The way the world can be read from your networks – social, affective, professional, etc. – or genealogies and the way they tend towards a labyrinthine scheme have been recurrent subjects in the work of Mafalda Santos. As part of a group organized by PêSSEGOpráSEMANA in the exhibition halls of Maus Hábitos, a bar located in downtown Porto, the artist presented “BlackBoard” (2005), a kind of black screen she signed up for, using as a model the organization by folders used in computers, the protagonists, events, places and publications of the independent scene in Porto, setting posterity at a time unparalleled in the country – this situation, which began around 1999, continues to be prolonged in several projects, such as A Sala, A Certain Lack of Coherence and the most recent Foundation.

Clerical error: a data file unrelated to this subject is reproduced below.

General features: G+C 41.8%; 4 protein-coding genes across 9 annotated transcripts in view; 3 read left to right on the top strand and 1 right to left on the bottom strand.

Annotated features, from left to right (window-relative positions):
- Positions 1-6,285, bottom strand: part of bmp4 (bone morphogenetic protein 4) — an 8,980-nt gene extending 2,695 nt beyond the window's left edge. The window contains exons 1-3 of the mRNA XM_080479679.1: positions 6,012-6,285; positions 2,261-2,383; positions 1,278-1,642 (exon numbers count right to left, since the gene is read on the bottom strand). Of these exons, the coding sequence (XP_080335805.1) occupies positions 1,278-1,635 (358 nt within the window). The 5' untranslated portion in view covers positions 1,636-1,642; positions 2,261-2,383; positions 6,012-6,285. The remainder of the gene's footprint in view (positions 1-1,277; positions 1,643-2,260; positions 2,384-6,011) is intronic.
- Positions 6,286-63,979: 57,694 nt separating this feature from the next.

The reconversion into painting of a figure, the folder, provided by computers in order to facilitate the organization of documents, immediately points to the need for the artist to visualize in the same plane, in extension, something that aims to occupy the minimum space on a screen. The confrontation with the complexity of the real, hidden by the structure, is given by the pictorial, the way found by Mafalda Santos to apprehend the world, to read it in its duration and not instantly. By making a general outline visible – in the case of “Ambiente de Trabalho”, a 500 × 340 cm mural made within the scope of the Terminal project (Fundição de Oeiras, 2005), this materiality was particularly enlightening of the existing networks in the national artistic context – , the author highlights the difficulty in dealing with this situation, since what is given by the drawing is only an abstraction of events inscribed in time: there is only a surface made up of shapes and names.